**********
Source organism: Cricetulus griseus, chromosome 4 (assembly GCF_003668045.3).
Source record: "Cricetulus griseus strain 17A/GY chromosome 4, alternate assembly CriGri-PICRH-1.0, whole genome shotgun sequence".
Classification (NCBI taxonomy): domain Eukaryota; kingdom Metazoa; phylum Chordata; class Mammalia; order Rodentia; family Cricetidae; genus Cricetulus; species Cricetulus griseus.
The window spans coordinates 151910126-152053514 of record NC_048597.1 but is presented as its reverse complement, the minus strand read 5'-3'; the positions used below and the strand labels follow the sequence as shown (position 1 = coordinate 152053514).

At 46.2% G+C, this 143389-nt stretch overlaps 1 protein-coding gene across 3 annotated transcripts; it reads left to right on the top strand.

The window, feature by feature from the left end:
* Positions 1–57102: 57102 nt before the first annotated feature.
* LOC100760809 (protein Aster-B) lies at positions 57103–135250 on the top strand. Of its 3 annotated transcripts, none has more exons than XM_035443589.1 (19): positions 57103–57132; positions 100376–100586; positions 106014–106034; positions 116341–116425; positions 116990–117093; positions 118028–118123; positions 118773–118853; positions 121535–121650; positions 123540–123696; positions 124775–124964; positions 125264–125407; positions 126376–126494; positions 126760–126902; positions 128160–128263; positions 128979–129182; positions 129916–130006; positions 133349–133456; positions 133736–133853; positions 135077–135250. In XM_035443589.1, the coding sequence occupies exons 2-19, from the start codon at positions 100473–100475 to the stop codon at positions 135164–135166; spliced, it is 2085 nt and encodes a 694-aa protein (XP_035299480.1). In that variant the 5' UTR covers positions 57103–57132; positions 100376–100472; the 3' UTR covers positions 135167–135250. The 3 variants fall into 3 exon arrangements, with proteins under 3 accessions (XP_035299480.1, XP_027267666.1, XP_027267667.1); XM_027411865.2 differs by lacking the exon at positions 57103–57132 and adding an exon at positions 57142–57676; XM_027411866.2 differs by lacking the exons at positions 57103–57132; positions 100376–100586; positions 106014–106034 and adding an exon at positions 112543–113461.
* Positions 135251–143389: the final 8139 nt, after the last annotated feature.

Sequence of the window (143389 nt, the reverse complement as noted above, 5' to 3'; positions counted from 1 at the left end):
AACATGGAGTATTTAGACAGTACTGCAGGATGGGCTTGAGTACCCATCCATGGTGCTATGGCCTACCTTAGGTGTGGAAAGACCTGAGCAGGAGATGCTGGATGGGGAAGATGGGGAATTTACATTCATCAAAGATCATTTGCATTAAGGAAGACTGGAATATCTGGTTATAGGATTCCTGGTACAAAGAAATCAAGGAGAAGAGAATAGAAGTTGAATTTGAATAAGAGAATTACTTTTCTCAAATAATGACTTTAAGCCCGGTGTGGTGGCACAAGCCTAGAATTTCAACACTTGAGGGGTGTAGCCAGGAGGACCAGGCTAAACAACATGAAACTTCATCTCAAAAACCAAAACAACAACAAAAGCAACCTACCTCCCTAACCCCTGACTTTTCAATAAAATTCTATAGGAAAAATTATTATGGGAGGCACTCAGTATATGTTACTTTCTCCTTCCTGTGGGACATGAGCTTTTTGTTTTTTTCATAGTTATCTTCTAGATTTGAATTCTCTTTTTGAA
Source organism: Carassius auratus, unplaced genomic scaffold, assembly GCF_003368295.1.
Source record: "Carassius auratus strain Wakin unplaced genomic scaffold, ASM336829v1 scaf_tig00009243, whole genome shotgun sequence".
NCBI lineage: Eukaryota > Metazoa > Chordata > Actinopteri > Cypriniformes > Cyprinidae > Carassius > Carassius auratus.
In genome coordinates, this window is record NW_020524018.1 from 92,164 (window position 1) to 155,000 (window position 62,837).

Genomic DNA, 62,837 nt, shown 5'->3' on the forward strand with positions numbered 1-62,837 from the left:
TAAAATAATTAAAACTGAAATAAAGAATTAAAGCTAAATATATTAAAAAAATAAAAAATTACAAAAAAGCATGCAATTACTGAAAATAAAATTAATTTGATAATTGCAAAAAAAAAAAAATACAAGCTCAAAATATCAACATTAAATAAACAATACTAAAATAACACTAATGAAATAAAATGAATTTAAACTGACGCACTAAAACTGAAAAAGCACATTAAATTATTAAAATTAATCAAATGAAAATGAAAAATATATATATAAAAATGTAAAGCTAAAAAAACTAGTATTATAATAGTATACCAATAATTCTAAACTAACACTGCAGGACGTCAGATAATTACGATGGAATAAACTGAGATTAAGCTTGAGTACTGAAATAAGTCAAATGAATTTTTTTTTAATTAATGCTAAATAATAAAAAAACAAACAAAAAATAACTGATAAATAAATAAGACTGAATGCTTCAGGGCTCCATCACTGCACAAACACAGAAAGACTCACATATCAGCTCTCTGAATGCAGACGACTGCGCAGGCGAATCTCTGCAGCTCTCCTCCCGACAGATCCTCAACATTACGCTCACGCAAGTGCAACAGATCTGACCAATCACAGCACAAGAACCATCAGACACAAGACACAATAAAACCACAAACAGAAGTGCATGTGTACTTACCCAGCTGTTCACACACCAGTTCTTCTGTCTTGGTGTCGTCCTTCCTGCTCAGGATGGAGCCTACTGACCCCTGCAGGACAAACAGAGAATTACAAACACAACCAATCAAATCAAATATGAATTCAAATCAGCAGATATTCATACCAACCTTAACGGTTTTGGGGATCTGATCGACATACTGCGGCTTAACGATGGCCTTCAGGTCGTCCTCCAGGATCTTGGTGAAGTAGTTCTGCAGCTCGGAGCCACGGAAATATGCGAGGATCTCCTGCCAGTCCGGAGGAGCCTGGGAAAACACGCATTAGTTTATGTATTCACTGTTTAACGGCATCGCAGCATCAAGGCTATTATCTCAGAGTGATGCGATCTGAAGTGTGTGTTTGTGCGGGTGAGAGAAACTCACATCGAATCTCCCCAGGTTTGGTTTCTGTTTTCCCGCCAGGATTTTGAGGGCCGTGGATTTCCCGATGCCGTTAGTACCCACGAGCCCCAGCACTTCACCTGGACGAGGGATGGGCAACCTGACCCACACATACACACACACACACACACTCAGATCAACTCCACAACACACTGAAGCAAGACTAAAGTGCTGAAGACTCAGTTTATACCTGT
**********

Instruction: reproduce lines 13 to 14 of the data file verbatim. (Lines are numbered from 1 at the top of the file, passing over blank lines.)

Source record: "Carassius auratus strain Wakin unplaced genomic scaffold, ASM336829v1 scaf_tig00009243, whole genome shotgun sequence".
NCBI lineage: Eukaryota > Metazoa > Chordata > Actinopteri > Cypriniformes > Cyprinidae > Carassius > Carassius auratus.